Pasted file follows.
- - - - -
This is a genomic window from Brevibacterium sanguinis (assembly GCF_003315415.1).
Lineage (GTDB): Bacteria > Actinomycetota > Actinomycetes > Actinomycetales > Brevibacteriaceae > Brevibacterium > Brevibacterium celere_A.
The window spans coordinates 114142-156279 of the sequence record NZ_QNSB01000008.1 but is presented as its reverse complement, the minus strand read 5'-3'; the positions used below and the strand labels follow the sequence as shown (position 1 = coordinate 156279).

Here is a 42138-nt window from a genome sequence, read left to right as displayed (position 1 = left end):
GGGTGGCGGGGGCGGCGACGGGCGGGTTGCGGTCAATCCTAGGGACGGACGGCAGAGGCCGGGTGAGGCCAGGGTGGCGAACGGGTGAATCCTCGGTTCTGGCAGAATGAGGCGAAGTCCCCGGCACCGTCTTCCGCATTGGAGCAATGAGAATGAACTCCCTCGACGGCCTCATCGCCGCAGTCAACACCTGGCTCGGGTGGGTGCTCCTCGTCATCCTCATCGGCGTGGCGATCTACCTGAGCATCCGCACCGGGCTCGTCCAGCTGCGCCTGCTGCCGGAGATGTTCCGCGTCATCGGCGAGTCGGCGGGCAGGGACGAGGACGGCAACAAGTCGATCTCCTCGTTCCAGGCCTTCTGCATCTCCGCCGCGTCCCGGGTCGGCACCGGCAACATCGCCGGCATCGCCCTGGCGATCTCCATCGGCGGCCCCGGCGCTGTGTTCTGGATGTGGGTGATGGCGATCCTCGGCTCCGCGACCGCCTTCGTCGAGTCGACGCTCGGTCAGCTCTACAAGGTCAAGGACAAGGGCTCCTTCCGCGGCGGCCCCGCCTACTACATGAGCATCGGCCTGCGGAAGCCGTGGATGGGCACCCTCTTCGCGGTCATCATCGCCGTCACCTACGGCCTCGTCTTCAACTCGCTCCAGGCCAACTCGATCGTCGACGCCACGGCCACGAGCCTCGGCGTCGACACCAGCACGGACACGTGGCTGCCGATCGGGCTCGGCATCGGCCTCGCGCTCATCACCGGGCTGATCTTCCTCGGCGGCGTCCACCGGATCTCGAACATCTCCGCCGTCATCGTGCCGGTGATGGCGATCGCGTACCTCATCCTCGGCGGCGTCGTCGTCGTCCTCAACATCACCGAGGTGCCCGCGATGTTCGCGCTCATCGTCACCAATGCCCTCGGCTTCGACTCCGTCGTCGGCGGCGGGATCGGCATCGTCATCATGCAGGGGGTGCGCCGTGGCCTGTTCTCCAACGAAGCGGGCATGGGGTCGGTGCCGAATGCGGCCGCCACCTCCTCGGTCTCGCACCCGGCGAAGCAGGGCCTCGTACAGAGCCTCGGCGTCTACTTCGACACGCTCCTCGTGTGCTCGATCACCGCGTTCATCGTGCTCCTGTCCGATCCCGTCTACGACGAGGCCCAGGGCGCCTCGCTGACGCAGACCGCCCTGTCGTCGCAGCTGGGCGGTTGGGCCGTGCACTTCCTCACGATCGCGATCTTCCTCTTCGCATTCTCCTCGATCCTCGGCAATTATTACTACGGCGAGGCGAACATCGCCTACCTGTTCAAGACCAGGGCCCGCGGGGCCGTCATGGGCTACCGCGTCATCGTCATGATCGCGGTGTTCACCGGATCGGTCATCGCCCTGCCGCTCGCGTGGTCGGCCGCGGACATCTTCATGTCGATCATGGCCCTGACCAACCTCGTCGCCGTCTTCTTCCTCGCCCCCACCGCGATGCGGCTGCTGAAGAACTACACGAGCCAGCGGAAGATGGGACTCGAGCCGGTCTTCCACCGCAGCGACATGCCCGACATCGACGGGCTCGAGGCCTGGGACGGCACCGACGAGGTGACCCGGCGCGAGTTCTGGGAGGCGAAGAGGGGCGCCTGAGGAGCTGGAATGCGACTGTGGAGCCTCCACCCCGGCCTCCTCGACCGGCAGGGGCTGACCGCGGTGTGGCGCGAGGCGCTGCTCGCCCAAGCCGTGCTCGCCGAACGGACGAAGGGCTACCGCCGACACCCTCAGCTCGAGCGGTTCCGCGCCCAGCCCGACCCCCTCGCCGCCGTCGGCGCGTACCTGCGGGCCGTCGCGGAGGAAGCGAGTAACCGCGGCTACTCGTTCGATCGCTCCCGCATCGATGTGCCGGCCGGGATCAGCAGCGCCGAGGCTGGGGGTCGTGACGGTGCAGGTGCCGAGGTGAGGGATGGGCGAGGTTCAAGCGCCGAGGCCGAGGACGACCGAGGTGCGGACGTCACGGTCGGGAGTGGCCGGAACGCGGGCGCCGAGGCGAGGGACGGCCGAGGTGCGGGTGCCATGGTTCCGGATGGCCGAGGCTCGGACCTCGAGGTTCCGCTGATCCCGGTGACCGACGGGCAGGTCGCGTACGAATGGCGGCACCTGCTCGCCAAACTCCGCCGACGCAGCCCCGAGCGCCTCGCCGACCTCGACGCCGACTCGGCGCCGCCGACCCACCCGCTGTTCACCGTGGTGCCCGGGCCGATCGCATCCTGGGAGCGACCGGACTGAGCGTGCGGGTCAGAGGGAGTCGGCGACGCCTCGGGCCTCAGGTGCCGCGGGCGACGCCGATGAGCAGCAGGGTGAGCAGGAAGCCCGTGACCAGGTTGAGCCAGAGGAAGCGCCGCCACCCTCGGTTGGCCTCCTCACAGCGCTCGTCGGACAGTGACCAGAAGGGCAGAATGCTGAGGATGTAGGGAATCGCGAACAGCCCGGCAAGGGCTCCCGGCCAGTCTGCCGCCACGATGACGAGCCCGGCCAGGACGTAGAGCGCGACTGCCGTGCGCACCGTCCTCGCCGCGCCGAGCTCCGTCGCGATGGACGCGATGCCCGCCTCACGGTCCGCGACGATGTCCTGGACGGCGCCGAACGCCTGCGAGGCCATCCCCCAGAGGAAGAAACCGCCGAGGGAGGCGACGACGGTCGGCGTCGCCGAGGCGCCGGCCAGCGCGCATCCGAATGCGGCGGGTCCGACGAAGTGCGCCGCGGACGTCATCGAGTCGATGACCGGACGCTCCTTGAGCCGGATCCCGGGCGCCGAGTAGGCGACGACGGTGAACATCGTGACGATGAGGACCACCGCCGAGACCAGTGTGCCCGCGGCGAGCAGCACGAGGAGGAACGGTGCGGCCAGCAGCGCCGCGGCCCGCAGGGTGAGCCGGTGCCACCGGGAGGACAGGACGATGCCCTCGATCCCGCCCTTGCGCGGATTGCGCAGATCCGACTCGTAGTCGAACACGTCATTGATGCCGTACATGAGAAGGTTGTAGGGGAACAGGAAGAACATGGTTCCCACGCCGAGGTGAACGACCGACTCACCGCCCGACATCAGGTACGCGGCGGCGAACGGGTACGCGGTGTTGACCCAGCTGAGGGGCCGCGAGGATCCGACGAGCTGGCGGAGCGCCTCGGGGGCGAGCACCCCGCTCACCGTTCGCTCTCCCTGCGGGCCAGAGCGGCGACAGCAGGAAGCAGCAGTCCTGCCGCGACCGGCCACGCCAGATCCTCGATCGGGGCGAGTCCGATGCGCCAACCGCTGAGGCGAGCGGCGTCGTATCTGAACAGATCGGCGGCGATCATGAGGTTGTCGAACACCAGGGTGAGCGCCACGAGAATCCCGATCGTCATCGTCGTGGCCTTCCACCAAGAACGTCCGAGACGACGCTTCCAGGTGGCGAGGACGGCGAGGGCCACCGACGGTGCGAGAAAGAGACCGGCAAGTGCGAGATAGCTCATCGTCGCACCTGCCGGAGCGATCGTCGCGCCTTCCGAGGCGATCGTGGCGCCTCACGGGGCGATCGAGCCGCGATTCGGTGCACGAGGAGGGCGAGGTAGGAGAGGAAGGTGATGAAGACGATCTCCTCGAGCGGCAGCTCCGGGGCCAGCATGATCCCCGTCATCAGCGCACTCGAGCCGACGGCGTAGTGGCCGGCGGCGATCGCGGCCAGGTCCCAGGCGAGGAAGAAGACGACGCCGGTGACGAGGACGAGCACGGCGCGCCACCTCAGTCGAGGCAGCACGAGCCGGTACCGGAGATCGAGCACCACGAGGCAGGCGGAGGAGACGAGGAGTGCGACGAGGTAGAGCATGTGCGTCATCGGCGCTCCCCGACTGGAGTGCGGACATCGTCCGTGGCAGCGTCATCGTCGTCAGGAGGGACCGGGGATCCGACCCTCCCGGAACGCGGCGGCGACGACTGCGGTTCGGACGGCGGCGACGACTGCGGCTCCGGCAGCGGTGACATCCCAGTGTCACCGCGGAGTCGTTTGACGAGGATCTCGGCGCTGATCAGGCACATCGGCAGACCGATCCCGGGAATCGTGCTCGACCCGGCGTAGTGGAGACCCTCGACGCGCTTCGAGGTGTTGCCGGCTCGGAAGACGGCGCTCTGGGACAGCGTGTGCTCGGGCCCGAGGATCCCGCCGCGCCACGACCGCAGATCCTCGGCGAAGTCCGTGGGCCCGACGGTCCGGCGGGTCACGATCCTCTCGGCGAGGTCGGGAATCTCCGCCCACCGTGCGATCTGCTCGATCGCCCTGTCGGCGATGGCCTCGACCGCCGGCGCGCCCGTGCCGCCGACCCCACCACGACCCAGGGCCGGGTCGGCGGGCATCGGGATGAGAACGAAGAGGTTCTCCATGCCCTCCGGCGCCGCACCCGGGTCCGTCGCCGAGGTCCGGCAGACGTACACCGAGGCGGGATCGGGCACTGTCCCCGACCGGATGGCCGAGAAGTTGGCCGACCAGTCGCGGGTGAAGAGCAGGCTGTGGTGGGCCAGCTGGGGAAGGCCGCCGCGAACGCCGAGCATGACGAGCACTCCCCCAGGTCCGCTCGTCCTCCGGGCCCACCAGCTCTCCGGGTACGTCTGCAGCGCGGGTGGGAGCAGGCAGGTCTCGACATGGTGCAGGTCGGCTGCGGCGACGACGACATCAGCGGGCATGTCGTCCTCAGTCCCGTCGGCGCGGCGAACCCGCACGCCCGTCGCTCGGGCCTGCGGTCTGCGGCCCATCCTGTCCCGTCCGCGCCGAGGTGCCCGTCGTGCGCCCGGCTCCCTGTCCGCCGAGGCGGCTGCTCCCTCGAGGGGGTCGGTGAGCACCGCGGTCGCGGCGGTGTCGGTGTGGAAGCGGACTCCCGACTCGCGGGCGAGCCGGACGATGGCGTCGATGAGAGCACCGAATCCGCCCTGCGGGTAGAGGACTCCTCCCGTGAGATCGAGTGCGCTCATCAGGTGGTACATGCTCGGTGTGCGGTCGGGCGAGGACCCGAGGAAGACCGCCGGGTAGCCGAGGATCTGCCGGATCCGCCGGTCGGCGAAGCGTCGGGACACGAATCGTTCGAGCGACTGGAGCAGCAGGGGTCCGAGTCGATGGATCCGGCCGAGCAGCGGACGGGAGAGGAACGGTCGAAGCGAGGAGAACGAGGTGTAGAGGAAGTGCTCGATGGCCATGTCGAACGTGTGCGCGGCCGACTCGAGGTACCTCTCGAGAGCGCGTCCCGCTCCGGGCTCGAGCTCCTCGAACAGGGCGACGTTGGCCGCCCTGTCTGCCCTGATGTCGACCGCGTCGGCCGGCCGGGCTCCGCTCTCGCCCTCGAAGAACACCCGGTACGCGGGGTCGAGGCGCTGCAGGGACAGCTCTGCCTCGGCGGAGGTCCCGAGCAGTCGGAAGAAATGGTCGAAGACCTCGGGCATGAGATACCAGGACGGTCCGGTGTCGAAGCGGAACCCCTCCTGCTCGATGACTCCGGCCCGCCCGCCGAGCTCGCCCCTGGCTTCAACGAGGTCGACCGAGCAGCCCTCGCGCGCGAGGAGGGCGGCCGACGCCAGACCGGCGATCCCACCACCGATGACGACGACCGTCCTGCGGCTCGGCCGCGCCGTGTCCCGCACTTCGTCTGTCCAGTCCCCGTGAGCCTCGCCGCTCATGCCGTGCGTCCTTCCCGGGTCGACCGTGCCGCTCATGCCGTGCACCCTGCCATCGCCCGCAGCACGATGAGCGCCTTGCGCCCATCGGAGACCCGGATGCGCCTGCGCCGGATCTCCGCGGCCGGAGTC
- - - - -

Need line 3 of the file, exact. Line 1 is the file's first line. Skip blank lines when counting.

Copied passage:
The window spans coordinates 114142-156279 of the sequence record NZ_QNSB01000008.1 but is presented as its reverse complement, the minus strand read 5'-3'; the positions used below and the strand labels follow the sequence as shown (position 1 = coordinate 156279).